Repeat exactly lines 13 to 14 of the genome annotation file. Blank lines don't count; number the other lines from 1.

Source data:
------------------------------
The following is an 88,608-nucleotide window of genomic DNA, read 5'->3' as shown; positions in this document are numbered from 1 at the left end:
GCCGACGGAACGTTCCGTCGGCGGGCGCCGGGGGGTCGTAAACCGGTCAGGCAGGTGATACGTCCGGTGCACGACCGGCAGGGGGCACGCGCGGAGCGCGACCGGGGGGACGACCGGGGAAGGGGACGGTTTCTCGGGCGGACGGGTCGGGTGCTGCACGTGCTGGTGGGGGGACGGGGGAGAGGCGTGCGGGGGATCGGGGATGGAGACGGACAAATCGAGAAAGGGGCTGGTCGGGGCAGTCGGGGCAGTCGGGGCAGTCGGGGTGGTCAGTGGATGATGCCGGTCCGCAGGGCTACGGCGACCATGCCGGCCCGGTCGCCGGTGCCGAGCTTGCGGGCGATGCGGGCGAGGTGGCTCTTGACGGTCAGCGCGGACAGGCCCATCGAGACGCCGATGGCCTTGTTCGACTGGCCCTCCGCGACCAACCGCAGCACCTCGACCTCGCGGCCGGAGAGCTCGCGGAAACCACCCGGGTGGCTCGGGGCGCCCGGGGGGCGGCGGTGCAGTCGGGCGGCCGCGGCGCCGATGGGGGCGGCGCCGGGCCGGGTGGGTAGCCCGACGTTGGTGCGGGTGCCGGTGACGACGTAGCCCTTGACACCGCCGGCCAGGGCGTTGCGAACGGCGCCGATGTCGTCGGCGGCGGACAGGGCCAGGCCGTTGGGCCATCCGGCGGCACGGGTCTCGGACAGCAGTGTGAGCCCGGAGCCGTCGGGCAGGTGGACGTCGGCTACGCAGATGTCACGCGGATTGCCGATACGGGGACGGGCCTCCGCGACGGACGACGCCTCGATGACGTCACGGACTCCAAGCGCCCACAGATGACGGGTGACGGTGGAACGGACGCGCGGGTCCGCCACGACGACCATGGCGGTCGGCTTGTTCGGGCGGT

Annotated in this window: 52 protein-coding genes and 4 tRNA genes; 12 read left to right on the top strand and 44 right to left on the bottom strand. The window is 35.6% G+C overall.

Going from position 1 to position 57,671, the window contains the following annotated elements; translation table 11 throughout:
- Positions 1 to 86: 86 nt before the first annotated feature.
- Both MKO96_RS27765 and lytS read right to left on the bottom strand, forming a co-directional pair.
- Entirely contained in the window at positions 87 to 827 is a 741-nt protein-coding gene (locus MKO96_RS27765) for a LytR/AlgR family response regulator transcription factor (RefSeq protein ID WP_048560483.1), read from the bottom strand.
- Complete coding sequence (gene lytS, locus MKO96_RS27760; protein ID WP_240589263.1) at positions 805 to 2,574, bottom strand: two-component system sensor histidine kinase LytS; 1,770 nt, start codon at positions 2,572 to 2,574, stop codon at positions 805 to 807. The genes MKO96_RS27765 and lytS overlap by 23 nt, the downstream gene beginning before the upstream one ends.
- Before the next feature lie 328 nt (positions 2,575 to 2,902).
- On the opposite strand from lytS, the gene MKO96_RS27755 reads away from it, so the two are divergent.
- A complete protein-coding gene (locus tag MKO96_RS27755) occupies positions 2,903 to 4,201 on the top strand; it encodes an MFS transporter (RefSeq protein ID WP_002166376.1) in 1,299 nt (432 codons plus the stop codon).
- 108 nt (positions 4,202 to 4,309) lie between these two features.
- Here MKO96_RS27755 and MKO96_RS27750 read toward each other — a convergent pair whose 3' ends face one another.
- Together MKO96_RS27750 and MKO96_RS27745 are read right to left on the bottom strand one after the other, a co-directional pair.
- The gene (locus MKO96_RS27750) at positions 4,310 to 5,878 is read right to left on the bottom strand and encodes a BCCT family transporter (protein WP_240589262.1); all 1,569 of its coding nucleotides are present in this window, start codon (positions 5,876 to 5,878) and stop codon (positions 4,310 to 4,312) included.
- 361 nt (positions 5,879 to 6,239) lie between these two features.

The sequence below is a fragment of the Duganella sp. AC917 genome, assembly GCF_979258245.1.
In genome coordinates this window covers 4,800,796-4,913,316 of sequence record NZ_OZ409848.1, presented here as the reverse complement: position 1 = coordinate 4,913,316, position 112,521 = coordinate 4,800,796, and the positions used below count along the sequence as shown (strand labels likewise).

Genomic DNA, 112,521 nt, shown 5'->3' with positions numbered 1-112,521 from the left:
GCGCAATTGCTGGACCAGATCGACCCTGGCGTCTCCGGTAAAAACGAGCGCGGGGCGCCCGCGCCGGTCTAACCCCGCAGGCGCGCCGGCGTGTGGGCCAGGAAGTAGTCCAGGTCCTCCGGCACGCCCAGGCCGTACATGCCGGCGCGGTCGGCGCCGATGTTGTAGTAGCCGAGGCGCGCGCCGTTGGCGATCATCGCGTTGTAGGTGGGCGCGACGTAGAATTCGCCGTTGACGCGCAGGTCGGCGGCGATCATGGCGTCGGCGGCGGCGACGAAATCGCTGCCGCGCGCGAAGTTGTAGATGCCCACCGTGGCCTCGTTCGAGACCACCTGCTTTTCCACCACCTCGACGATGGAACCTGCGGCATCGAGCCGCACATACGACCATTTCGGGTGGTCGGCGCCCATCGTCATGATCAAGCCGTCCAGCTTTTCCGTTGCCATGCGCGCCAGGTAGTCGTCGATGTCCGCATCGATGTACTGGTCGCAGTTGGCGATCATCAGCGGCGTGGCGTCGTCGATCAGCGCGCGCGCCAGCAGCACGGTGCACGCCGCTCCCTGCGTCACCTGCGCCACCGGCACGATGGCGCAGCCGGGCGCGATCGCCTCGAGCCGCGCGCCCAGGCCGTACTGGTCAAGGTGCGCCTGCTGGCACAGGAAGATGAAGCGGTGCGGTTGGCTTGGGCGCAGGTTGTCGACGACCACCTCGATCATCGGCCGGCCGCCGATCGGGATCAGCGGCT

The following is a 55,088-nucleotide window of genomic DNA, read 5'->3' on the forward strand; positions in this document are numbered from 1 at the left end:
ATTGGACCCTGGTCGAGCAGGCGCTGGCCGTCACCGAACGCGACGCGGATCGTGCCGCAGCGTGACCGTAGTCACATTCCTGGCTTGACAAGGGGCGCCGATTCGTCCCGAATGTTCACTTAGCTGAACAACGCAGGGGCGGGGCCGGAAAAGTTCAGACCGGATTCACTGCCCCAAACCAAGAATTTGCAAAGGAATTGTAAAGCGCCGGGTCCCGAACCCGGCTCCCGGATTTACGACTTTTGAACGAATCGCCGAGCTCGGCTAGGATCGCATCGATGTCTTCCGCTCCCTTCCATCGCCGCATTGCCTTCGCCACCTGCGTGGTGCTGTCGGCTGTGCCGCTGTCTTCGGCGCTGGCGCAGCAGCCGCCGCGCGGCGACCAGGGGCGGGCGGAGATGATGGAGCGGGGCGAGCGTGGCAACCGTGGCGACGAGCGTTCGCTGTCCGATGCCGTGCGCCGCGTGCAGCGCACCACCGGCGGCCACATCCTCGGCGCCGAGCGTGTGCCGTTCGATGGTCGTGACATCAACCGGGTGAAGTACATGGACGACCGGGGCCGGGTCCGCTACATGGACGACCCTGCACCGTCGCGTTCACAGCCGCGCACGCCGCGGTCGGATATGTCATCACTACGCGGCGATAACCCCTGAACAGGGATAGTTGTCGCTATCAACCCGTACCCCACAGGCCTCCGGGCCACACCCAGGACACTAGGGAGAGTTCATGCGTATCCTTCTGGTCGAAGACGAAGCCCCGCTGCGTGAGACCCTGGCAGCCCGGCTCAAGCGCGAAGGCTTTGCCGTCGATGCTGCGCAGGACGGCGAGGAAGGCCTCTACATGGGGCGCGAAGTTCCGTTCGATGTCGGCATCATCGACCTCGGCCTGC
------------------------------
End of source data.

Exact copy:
- Here MKO96_RS27755 and MKO96_RS27750 read toward each other — a convergent pair whose 3' ends face one another.
- Together MKO96_RS27750 and MKO96_RS27745 are read right to left on the bottom strand one after the other, a co-directional pair.